At the same time, Obama will have new challenges reaching out to the unprecedented base of small-dollar donors he was able to reach through the internet. In addition to trying to raise money during a much tougher economic climate, Obama will also have to generate excitement among supporters who sent him money because he was the face of change.
"Certainly he faces the loss of his bundlers, many of whom are now in the administration somewhere," said Meredith McGehee, policy director of the Campaign Legal Center. "But he also faces a base that is probably not as gung ho because he's actually had to govern. When you govern, you don't throw as much red meat to that base."
One advantage in that effort will be the massive list of email addresses and cell phone numbers that the campaign gathered during hundreds of rallies and house parties during the course of the 2008 campaign. Another will be support from within the high-tech community, including Google CEO Eric Schmidt, who has pledged to advise the campaign, according to a top Obama supporter.
McGehee also noted that the President will have to raise money in a new legal environment, where outside groups now have the ability to operate free of past strictures -- often without ever revealing where their money originated. Democratic officials told ABC News they expect to spend 2011 fending off attacks in key battleground states from groups such as the Karl Rove-backed American Crossroads.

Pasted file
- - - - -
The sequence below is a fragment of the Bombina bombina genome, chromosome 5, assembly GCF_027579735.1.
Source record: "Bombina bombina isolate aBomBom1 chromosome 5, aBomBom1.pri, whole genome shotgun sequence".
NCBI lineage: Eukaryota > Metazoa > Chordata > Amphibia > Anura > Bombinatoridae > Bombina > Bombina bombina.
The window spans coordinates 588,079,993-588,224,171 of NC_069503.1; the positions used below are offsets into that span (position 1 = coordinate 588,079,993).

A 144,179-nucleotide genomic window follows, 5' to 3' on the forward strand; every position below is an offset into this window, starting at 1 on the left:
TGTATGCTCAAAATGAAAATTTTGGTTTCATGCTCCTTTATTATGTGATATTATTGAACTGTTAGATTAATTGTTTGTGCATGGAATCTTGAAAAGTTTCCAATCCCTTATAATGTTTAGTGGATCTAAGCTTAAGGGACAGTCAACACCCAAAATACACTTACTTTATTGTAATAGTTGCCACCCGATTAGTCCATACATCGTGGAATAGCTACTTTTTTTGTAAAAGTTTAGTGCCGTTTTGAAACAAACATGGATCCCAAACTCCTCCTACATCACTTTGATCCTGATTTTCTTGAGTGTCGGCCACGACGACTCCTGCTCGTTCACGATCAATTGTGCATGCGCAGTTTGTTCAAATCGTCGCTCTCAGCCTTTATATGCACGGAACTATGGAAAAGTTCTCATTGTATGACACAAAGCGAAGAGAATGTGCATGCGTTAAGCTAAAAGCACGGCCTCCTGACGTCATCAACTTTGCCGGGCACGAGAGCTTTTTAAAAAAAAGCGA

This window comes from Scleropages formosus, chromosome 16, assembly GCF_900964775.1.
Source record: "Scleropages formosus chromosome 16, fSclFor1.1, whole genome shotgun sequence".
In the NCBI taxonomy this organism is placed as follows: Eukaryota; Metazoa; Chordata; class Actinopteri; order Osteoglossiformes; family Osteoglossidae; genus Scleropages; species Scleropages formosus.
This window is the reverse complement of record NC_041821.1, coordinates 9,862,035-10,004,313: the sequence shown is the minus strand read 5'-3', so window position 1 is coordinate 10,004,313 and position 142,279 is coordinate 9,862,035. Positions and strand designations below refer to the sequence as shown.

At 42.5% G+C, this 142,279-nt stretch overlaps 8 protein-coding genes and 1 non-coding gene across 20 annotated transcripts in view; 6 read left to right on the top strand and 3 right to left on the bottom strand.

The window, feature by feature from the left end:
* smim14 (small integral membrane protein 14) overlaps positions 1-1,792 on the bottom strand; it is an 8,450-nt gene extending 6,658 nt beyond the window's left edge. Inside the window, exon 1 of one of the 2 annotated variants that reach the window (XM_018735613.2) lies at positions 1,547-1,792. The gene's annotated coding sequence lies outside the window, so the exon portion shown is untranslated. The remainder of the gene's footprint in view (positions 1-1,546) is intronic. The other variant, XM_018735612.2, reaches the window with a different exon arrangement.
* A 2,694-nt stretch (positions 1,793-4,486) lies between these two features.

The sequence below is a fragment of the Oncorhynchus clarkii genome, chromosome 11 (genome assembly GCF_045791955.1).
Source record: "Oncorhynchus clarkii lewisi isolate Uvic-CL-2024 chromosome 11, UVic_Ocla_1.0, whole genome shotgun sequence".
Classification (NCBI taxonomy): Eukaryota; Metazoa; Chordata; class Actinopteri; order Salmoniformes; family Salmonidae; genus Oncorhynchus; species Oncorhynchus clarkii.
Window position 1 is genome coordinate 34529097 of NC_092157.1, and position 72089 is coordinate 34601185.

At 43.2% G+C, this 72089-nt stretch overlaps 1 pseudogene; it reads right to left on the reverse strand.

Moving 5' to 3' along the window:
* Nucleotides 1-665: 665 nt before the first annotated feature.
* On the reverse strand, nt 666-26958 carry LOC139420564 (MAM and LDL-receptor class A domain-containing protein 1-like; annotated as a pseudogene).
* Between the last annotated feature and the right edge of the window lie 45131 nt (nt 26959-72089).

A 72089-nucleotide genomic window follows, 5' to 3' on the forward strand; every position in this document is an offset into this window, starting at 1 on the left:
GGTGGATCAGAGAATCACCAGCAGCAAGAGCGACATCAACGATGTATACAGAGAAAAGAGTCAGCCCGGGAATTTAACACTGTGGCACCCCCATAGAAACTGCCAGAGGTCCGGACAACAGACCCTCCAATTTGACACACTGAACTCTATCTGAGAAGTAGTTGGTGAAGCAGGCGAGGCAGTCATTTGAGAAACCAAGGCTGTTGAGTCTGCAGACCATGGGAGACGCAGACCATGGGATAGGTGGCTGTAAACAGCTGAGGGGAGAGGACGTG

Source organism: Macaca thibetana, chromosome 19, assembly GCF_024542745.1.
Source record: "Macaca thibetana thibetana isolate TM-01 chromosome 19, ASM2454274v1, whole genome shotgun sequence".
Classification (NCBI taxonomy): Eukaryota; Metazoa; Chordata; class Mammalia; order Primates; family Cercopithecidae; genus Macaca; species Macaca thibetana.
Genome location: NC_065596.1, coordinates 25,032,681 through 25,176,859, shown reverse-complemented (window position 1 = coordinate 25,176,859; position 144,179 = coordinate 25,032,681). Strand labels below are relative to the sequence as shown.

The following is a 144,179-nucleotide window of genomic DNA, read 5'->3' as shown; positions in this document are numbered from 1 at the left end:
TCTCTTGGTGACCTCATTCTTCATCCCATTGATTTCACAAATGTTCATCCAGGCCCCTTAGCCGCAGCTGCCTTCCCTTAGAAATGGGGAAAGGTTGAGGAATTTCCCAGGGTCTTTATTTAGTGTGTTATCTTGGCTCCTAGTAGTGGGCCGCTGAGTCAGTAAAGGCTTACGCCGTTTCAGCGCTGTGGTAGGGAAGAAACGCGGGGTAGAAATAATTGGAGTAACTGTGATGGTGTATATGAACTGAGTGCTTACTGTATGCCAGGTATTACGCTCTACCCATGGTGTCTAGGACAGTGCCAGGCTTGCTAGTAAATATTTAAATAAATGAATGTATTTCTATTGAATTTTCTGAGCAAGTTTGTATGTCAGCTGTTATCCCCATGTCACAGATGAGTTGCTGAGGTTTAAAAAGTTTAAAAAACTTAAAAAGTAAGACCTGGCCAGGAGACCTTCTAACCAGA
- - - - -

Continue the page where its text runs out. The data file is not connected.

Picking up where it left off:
If Wednesday's crowd was any sign, though, there will still be no shortage of people to line up for the job of corralling hundreds of thousands of dollars for the president's re-election bid.
During the event, Obama did not discuss his fundraising challenges, but instead used it as an opportunity to rally his troops, according to several who attended.
The more pointed message came later, in smaller dinners around Washington that included access to other top Democrats, and follow-up talks from Kaine. Guests were advised that admission to the National Finance Committee involved raising $350,000 for the party and a separate White House victory fund by the end of 2011.
Still, those ready to sign up stood in long lines that snaked through the cavernous lobby of the Washington, D.C., hotel.
DNC officials staffing the event estimated that 480 people attended. They classified many of those in the room as "potential supporters" -- new recruits for a massive undertaking that is all too familiar to those seeking the White House.